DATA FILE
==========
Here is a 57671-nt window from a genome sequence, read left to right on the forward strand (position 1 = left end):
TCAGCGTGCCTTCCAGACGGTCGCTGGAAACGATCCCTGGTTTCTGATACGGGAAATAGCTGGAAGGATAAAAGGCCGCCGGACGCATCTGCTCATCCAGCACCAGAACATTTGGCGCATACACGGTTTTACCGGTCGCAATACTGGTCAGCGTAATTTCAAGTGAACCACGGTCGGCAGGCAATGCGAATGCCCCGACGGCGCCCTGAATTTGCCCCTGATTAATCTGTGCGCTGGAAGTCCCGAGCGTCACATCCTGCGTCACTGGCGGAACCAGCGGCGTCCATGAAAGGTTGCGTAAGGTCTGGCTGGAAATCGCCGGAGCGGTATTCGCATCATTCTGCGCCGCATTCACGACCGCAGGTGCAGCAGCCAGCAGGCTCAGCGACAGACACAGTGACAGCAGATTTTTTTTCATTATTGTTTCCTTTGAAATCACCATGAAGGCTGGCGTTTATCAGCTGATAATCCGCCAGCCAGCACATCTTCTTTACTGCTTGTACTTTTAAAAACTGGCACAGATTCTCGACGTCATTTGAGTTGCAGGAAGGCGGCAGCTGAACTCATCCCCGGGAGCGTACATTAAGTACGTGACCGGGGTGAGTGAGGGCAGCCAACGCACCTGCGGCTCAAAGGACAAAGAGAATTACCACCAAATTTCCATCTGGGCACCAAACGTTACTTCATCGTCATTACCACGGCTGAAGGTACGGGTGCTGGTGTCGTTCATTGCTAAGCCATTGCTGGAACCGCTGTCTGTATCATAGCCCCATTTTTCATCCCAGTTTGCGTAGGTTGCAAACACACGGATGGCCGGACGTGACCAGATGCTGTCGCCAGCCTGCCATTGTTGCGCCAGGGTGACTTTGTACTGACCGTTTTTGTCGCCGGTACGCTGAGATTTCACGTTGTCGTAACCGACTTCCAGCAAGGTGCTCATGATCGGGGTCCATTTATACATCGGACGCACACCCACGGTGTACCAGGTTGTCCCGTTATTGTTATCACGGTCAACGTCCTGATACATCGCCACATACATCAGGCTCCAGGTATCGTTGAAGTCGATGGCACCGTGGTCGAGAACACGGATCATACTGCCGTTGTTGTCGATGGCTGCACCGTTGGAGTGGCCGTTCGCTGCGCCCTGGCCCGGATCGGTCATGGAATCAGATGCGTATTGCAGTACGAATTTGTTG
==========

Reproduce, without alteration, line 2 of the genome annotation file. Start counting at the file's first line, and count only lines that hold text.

TCAGCGTGCCTTCCAGACGGTCGCTGGAAACGATCCCTGGTTTCTGATACGGGAAATAGCTGGAAGGATAAAAGGCCGCCGGACGCATCTGCTCATCCAGCACCAGAACATTTGGCGCATACACGGTTTTACCGGTCGCAATACTGGTCAGCGTAATTTCAAGTGAACCACGGTCGGCAGGCAATGCGAATGCCCCGACGGCGCCCTGAATTTGCCCCTGATTAATCTGTGCGCTGGAAGTCCCGAGCGTCACATCCTGCGTCACTGGCGGAACCAGCGGCGTCCATGAAAGGTTGCGTAAGGTCTGGCTGGAAATCGCCGGAGCGGTATTCGCATCATTCTGCGCCGCATTCACGACCGCAGGTGCAGCAGCCAGCAGGCTCAGCGACAGACACAGTGACAGCAGATTTTTTTTCATTATTGTTTCCTTTGAAATCACCATGAAGGCTGGCGTTTATCAGCTGATAATCCGCCAGCCAGCACATCTTCTTTACTGCTTGTACTTTTAAAAACTGGCACAGATTCTCGACGTCATTTGAGTTGCAGGAAGGCGGCAGCTGAACTCATCCCCGGGAGCGTACATTAAGTACGTGACCGGGGTGAGTGAGGGCAGCCAACGCACCTGCGGCTCAAAGGACAAAGAGAATTACCACCAAATTTCCATCTGGGCACCAAACGTTACTTCATCGTCATTACCACGGCTGAAGGTACGGGTGCTGGTGTCGTTCATTGCTAAGCCATTGCTGGAACCGCTGTCTGTATCATAGCCCCATTTTTCATCCCAGTTTGCGTAGGTTGCAAACACACGGATGGCCGGACGTGACCAGATGCTGTCGCCAGCCTGCCATTGTTGCGCCAGGGTGACTTTGTACTGACCGTTTTTGTCGCCGGTACGCTGAGATTTCACGTTGTCGTAACCGACTTCCAGCAAGGTGCTCATGATCGGGGTCCATTTATACATCGGACGCACACCCACGGTGTACCAGGTTGTCCCGTTATTGTTATCACGGTCAACGTCCTGATACATCGCCACATACATCAGGCTCCAGGTATCGTTGAAGTCGATGGCACCGTGGTCGAGAACACGGATCATACTGCCGTTGTTGTCGATGGCTGCACCGTTGGAGTGGCCGTTCGCTGCGCCCTGGCCCGGATCGGTCATGGAATCAGATGCGTATTGCAGTACGAATTTGTTG